After one session of play last night, here is what I find so exciting about SBH.
The only rules governing how you build your army are 1) the amount of points-cost-total that you and your opponent agree upon and 2) no more than 1/3 of your total army point cost can be spent on "personality" models such as leaders, special monsters or heroes. Also there is a huge list of characters to pick from and even more in other system suppliments.
The turns are not I-go-you-go, nor is initiative decided by drawing random markers from a bag. Each model has a "quality" number between 1 and 6. High numbers are better. Both players roll a d6 to see who goes first..then the one with initiative can choose to roll between one and three d6s to activate the model of his/her choice. Matching or beating the model's quality number allows the model a single action for each successful die rolled. Rolling two failing dice means the initiative goes to the other player on the next turn. Therefore there is a degree of risk in trying to take multiple actions with a single model. Making and predicting strategy is much more difficult, but then again, this IS a skirmish game, not Waterloo.
After several failed attempts to win in combat against a stubborn door, the goblin sneak succeeds in smashing down the recalcitrant barrier and finding the rope bridge.
There ARE NO hit points. You either get killed, pushed back, or knocked down, but you CAN get back up again (like the Chumbawumba song says) if you get the initiative and can roll a successful activation. Having no fiddly wound markers to keep up with lets you focus more on playing and less on tracking all your models' hit points.
You don't have to play on grid or hex paper or worry needlessly with how to measure movement around a corner. There is a simple movement measuring tool that works for all models in the game, and only one straight-line movement may be taker per model action. While this may seem to slow down play in a dungeon setting, the simplification is worth the slowdown.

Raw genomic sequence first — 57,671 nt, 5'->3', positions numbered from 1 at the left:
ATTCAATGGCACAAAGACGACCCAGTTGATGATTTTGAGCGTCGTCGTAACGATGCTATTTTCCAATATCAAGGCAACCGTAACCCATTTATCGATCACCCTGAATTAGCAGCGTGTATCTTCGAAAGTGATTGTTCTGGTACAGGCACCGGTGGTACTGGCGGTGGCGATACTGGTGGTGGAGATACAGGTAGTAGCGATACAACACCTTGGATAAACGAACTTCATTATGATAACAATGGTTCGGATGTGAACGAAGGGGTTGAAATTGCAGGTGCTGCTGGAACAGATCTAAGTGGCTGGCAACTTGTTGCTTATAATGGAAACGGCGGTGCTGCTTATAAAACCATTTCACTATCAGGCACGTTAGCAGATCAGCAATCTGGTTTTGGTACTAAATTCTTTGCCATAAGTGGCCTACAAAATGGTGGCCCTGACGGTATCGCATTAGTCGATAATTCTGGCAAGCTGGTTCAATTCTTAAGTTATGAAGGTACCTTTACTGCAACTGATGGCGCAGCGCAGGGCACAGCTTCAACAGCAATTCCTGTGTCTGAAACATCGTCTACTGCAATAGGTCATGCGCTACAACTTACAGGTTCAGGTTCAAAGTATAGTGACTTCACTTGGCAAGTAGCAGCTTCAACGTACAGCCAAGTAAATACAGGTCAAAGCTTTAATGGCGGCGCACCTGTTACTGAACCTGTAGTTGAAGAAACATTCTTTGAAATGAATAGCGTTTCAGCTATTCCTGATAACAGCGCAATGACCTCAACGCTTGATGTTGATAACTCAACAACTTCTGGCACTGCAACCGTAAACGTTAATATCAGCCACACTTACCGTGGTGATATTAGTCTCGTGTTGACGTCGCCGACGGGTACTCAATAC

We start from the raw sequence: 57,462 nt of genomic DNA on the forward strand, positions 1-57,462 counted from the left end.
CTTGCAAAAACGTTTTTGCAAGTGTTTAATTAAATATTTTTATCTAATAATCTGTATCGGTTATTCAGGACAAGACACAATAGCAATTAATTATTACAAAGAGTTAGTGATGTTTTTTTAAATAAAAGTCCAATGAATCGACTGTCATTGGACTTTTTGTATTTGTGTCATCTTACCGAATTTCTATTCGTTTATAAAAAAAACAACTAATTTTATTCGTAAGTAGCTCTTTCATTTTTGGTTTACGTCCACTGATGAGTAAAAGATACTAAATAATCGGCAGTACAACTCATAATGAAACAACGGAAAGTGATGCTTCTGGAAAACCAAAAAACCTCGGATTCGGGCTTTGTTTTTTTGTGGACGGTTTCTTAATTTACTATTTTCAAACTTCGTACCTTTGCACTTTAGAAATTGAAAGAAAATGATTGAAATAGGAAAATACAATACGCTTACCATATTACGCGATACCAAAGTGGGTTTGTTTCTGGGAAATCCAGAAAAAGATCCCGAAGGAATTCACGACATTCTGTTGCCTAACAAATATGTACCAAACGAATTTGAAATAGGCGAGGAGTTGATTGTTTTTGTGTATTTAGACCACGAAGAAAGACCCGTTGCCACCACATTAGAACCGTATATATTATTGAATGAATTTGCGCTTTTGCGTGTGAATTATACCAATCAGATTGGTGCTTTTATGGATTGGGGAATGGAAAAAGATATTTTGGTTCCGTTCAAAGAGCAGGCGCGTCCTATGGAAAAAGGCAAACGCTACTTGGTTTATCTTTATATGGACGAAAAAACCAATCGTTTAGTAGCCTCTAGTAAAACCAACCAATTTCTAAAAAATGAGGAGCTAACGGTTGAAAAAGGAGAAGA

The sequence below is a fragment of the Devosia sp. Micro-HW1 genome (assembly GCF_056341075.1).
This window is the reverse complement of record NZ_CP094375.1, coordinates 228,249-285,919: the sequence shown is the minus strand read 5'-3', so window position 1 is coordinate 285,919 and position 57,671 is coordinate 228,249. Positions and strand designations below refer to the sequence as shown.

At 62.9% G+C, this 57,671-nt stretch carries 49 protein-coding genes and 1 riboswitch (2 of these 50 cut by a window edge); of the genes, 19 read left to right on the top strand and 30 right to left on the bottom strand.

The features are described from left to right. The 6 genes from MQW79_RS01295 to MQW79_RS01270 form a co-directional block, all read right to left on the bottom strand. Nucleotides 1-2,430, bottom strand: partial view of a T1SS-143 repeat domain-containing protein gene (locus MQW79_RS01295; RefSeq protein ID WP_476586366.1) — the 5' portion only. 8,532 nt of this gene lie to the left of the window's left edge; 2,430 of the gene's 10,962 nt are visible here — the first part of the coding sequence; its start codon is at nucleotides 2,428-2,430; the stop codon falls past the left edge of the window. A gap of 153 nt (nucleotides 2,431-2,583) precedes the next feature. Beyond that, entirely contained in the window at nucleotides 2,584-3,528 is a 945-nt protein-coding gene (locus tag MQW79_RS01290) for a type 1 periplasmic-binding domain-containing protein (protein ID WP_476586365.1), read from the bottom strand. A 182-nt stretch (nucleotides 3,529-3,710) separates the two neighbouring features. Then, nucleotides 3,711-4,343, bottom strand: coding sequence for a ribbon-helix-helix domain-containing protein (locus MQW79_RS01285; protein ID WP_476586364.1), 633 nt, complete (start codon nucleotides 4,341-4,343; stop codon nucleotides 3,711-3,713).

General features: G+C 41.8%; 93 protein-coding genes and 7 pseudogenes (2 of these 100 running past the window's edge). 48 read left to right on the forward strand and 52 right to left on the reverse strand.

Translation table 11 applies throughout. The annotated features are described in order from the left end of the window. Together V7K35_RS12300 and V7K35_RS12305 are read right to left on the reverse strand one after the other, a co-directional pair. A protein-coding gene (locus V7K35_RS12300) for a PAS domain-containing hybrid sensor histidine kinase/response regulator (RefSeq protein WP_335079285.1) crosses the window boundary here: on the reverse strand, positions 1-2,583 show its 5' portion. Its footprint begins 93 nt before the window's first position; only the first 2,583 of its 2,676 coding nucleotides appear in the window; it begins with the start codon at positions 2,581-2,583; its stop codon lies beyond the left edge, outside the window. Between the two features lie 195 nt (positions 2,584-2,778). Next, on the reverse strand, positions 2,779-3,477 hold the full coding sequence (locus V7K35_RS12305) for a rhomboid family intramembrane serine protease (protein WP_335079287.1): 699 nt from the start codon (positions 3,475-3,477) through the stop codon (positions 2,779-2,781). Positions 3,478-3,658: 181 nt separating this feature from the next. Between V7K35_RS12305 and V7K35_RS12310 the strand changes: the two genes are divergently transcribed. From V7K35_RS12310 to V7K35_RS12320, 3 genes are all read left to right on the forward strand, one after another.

The skeletons begin crossing the bridge after their archers fail to remove the green menace from the cavern on the other side of the chasm.
I've not personally read through the rulebook yet. But my husband tells me there are charts for filling in all sorts of dungeon essentials such as treaures and traps; and that there are campaign rules that let my models become MORE heroic as they survive more battles.
Fast, Fun, Dummyproof
Our game took a little more than an hour to play, much more due to the mazelike nature of our cavern labyrinth than anything game-mechanics related. I had ten goblinoid models. He had ten (IIRC) assorted undead types. All the model data I needed was on one easy-to-comprehend player sheet, and I only needed my three d6s and my movement-measurer to play. After just a few turns I had the hang of how initiative works and how combat resolves, and after that, it was almost like roleplaying...complete with teasing, taunting, and obnoxious warcries from the ubiquitous orcs.
This orc bravely attempts to slay the recumbent wraith hero, only to later end up himself in orc-heaven while his surviving victorious compatriots drink to his memory and squabble over his gear.
The Song of Blades and Heroes game, as well as the game system, makes its web-home right here on Blogspot. There you can find links to buy all their PDF downloads as well as links to their Lulu print-on-demand store. If nothing else, you should go there just to check out the fantastic cover artwork.
Personally, I'm looking forward to seeing if I can somehow find a way to work my orcish horde into the Arthurian or Robin Hood legends. If I do, you'll definitely hear about it here first.